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Unique 'Frankenstein' approach from New Country Rehab

When members of New Country Rehab first looked at ways for original musical inspiration they found it with the Frankenstein approach.

When members of New Country Rehab first looked at ways for original musical inspiration they found it with the Frankenstein approach.

With this unique idea, the Toronto-based band created a new sound in the alternative country genre by taking a bit of this and that from the past, notably the works of legend Hank Williams Sr., and created a “high voltage” innovative style that has earned rave reviews.

“It is a Frankenstein approach. Our guitarist James Robertson has a knack of pulling things out of other genres and a way of incorporating interesting sounds into music,” said drummer Roman Tomé. “We can take an obscure Frank Williams Sr. song, rewrite it, and make it our own with themes of love, loss, pain and joy. They are timeless lyrics that can apply to any day and age.”

With this sensibility, one music magazine has suggested that New Country Rehab is "more Arcade Fire than Lady Antebellum, and comes out sounding like Canada's answer to the Avett Brothers and Mumford and Sons."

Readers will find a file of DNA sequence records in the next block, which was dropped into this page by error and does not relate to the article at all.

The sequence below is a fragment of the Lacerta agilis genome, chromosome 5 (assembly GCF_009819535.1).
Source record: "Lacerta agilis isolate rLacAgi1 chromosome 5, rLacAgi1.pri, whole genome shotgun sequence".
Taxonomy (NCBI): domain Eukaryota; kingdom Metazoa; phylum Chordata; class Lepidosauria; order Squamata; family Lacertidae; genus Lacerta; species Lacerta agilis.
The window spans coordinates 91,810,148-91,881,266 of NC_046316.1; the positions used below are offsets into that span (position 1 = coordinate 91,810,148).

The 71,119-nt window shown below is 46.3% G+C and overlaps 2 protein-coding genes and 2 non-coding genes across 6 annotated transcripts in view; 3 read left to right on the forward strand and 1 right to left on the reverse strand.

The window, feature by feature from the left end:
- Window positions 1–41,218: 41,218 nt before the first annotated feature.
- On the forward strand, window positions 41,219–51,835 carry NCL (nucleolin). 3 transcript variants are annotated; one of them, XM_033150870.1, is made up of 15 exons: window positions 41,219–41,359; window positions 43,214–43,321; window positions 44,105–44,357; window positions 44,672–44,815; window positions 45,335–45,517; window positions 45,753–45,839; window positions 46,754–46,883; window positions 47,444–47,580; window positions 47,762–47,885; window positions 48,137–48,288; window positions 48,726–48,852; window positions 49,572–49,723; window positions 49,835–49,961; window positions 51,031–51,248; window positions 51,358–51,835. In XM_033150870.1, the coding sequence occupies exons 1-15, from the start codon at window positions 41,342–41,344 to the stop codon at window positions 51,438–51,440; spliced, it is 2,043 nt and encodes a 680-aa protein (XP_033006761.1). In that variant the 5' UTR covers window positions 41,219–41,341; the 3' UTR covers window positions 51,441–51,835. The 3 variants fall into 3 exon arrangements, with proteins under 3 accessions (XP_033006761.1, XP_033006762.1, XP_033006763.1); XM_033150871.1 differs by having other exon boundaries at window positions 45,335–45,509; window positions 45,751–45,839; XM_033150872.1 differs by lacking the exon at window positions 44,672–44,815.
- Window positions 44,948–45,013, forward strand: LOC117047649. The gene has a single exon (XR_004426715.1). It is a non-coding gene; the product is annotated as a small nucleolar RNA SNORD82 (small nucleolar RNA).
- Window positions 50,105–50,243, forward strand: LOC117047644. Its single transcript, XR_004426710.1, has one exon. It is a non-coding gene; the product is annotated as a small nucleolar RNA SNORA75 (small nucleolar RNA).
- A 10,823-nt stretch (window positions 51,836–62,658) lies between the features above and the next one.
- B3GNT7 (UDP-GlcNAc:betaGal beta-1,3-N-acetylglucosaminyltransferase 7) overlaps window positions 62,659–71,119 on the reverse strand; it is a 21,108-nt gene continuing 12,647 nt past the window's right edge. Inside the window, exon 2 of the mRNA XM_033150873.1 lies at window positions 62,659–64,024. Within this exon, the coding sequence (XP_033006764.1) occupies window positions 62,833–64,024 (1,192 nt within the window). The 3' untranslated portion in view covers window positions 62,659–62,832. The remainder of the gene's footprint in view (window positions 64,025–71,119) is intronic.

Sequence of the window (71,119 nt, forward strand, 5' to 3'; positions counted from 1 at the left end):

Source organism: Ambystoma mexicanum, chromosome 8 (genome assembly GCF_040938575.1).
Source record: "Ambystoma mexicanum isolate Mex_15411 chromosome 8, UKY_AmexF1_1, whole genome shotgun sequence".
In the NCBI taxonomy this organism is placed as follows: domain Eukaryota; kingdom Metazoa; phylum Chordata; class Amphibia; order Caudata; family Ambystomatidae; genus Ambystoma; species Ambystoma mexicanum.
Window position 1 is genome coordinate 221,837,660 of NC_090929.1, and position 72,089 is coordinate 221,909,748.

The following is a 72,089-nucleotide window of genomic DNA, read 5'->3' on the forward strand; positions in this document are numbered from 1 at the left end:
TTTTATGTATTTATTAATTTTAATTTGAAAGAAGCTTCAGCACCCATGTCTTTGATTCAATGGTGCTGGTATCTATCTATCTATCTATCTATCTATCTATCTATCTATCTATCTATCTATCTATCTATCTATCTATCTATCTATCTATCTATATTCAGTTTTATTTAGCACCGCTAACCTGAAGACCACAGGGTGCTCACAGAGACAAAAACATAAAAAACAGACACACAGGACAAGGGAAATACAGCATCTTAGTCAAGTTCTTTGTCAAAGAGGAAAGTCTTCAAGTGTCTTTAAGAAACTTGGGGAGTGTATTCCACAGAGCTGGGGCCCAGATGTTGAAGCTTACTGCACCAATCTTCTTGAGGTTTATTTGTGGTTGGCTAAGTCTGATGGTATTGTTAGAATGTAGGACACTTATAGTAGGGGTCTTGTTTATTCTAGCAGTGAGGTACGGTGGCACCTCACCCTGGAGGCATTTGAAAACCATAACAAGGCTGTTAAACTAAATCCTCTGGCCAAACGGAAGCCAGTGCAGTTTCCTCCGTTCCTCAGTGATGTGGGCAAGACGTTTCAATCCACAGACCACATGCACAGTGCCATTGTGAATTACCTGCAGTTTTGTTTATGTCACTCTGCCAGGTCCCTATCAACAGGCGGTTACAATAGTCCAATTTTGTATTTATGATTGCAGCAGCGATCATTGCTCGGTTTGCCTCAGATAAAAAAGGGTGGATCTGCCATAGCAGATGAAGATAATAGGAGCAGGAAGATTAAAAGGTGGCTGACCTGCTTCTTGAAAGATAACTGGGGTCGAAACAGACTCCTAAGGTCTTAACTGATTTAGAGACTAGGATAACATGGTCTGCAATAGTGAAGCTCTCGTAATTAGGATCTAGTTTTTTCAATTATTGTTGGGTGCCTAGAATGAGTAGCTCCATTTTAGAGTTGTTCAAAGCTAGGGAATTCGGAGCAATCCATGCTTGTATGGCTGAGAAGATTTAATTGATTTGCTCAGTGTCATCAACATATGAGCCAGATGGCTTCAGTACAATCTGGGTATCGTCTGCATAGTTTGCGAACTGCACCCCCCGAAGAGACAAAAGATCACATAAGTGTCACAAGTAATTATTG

Music lovers in Olds, who are into an experience that offers something a little different and unique, have an opportunity to take in New Country Rehab on Aug. 8 at Tracks Pub. The local stop is part of an Alberta tour. They will play Calgary Aug. 7, Olds the next evening, Red Deer on Aug. 9 and then up to Edmonton on the weekend for that city's annual folk festival.

The band has been together now for three and a half years. Along with Tomé and Robertson, the band has John Showman as lead vocalist and fiddler, and Ben Whiteley on double bass.

The band has recorded one self-titled CD, a mixture of originals and covers, and is now planning a second for the fall. Although the plan this time is for more original tunes they will have some interesting covers, including their take on Bruce Springsteen's State Trooper, a tune from the American artist's memorable Nebraska album.

“It was originally recorded with just a guitar. We've done it with the whole band and it is kind of cool,” said Tomé.

Although New Country Rehab has been together for just a short period of time, the band is increasingly in demand.

After the Alberta tour it is back to Toronto and then back on the road again to play at some interesting if not exotic locales.

“I think the popularity is a result of just playing a lot,” said Tomé. “In fact we rarely play Toronto anymore. We've played some showcases in Nashville, which is an encouraging town, and we are going back in late September.”

In between, New Country Rehab will be heading to Sweden, Denmark and Norway.

For more information on the band check its website at http://www.newcountryrehab.com/





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